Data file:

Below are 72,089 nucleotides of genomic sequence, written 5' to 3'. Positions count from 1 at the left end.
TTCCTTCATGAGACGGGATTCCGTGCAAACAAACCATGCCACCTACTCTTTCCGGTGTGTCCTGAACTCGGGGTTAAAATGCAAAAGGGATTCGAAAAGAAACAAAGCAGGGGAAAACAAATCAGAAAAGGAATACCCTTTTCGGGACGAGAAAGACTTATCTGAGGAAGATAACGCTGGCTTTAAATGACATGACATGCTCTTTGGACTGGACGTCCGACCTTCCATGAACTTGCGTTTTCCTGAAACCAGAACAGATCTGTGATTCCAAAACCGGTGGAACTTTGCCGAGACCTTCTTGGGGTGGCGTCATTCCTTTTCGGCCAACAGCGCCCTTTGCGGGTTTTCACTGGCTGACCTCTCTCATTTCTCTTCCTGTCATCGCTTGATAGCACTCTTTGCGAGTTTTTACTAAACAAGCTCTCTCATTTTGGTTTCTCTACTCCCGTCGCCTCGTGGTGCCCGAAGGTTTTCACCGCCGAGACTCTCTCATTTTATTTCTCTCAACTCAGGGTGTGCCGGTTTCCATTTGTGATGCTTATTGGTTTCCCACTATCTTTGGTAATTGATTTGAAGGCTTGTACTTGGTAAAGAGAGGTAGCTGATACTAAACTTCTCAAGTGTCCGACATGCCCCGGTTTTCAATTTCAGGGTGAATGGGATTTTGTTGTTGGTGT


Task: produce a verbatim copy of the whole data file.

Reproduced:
Below are 72,089 nucleotides of genomic sequence, written 5' to 3'. Positions count from 1 at the left end.
TTCCTTCATGAGACGGGATTCCGTGCAAACAAACCATGCCACCTACTCTTTCCGGTGTGTCCTGAACTCGGGGTTAAAATGCAAAAGGGATTCGAAAAGAAACAAAGCAGGGGAAAACAAATCAGAAAAGGAATACCCTTTTCGGGACGAGAAAGACTTATCTGAGGAAGATAACGCTGGCTTTAAATGACATGACATGCTCTTTGGACTGGACGTCCGACCTTCCATGAACTTGCGTTTTCCTGAAACCAGAACAGATCTGTGATTCCAAAACCGGTGGAACTTTGCCGAGACCTTCTTGGGGTGGCGTCATTCCTTTTCGGCCAACAGCGCCCTTTGCGGGTTTTCACTGGCTGACCTCTCTCATTTCTCTTCCTGTCATCGCTTGATAGCACTCTTTGCGAGTTTTTACTAAACAAGCTCTCTCATTTTGGTTTCTCTACTCCCGTCGCCTCGTGGTGCCCGAAGGTTTTCACCGCCGAGACTCTCTCATTTTATTTCTCTCAACTCAGGGTGTGCCGGTTTCCATTTGTGATGCTTATTGGTTTCCCACTATCTTTGGTAATTGATTTGAAGGCTTGTACTTGGTAAAGAGAGGTAGCTGATACTAAACTTCTCAAGTGTCCGACATGCCCCGGTTTTCAATTTCAGGGTGAATGGGATTTTGTTGTTGGTGT